Dismiss Notice
Join Physics Forums Today!
The friendliest, high quality science and math community on the planet! Everyone who loves science is here!

What does magnetic moment mean exactly?

  1. Oct 1, 2011 #1
    A friend asked me this but I'm not sure of my answer.

    On a particle level, I said that the value of the magnetic moment determines how the probability is that the particle absorbs/emits an electron.

    Is this right?

    Thanks
     
  2. jcsd
  3. Oct 1, 2011 #2

    strangerep

    User Avatar
    Science Advisor

    No. Try http://en.wikipedia.org/wiki/Magnetic_moment

     
  4. Oct 1, 2011 #3
    Right. I know the practical definition. Let me elaborate.


    I read QED. My friend is now reading QED. Both of us are thinking with those amplitude arrows and Feynman diagrams. The question is, what does magnetic moment determine? On a macroscopic level I know that it's the strength, but on a subatomic level, what does a particle with a high magnetic moment do differently from one with a low magnetic moment?
     
  5. Oct 1, 2011 #4

    strangerep

    User Avatar
    Science Advisor

    Its interaction with a background magnetic field is stronger. Have you seen the
    [itex]\mu \cdot B[/itex] term that occurs in the potential energy? (Look at the section titled "Effects of an external magnetic field on a magnetic moment" in the Wiki page I mentioned.)

    Basic derivations of the electron magnetic moment in relativistic Dirac theory use a nonrelativistic approximation to get it. More accurate QED derivations involve the electron-photon vertex. Peskin & Schroeder do this in sect 6.2 et. seq.
     
  6. Oct 1, 2011 #5
    Wait a second, what do the symbols mu and B represent? It doesn't say on the Wiki

    Also, to clarify, I mean that we're reading QED by Richard Feynman
     
  7. Oct 1, 2011 #6

    strangerep

    User Avatar
    Science Advisor

    [itex]\mu[/itex] is the magnetic moment vector of the particle. B is the external magnetic field vector. (Also note that "magnetic moment" is short for "magnetic dipole moment" -- the lowest order term in a multipole expansion of a general magnetic field.)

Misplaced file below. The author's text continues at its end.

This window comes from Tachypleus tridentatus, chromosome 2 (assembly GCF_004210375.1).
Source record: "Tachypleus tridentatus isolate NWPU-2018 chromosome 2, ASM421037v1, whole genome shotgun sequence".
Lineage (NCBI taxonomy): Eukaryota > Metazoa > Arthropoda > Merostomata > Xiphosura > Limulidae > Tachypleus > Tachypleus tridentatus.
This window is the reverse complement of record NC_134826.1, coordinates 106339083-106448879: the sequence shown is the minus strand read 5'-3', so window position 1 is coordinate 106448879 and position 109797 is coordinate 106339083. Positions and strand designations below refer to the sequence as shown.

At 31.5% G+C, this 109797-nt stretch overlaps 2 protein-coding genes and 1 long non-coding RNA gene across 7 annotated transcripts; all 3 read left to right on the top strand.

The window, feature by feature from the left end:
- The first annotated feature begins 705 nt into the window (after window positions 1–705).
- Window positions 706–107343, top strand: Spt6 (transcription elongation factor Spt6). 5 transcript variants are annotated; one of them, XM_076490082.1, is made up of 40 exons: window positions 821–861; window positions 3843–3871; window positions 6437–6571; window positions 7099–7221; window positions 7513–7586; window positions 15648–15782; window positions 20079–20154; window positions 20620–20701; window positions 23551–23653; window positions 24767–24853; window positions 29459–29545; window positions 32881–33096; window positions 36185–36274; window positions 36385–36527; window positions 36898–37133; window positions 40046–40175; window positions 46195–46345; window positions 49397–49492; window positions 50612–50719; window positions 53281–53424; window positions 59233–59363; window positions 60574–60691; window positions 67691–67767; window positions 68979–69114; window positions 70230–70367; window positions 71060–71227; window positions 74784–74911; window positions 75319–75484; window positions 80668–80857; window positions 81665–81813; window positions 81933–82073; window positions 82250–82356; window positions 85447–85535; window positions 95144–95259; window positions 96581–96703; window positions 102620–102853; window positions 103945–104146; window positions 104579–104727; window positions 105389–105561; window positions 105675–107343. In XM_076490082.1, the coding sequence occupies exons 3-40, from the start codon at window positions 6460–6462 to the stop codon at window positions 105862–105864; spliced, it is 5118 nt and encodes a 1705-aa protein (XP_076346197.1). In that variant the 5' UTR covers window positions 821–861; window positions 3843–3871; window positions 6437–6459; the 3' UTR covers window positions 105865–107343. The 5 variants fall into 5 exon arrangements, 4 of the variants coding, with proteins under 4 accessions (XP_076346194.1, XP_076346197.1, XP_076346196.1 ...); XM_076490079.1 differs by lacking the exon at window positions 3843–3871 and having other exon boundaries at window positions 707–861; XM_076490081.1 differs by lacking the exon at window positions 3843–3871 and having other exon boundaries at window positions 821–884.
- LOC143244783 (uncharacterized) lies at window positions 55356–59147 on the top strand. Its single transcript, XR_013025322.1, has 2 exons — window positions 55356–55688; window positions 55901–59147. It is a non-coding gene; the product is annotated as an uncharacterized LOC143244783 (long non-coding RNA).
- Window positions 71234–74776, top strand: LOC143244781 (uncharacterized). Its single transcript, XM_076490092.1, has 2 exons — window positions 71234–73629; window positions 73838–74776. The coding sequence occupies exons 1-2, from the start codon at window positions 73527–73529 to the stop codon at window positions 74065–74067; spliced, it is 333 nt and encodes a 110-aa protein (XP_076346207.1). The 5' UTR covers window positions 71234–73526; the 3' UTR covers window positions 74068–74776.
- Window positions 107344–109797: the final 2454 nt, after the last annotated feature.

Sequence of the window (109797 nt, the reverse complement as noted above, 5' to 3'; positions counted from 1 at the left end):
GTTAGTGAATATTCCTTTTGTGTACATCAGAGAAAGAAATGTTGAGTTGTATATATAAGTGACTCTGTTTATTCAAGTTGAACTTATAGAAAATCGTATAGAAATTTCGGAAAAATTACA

Wiki uses "m" instead of [itex]\mu[/itex]. (I used [itex]\mu[/itex] because that usage is more familiar to me.)

    Unfortunately, I don't have that book -- and Amazon doesn't have "look inside" enabled for it so I can't see what you're reading.

    Do you have a textbook on ordinary relativistic quantum physics (not full-blown QED) which discusses the Dirac equation and derives the (non-anomalous) magnetic moment of the electron? That might be a better place to start understanding this magnetic moment stuff. The more accurate anomalous magnetic moment derived in QED is just that: a more accurate derivation using a better theory.
     
  8. Oct 1, 2011 #7
    Neither of us have any real experience with quantum mechanics. QED is a book for the layman, very few equations.

    The answer I'm looking for is one that just says, qualitatively, how particles with different magnetic moments behave differently with virtual photons.

    It is a weird question, I admit.
     
  9. Oct 2, 2011 #8

    strangerep

    User Avatar
    Science Advisor

    Oh, you meant "QED: The Strange Theory of Light and Matter"?
    I thought you meant this one:

    https://www.amazon.com/Quantum-Elec...=sr_1_2?s=books&ie=UTF8&qid=1317533218&sr=1-2

    Virtual particles are just mnemonics for certain mathematical terms in a perturbation series. Thus, they are unphysical. But magnetic moment is a physical quantity. It's best not to mix fiction and nonfiction, or severe confusion becomes inevitable.

    The closest I can get to a nonmathematical answer is that particles with larger magnetic moments have... well... a stronger magnetic field. Therefore they interact more strongly with another applied magnetic field, among other things.

    Try to resist the widespread temptation to think of physical electromagnetic fields as being made up of (unphysical) virtual photons.
     
    Last edited by a moderator: May 5, 2017
  10. Oct 2, 2011 #9
    Aww, why you physicists gotta keep bursting my bubble? :P
    Thanks, though.
     
    Last edited by a moderator: May 5, 2017
Know someone interested in this topic? Share this thread via Reddit, Google+, Twitter, or Facebook




Similar Discussions: What does magnetic moment mean exactly?
Loading...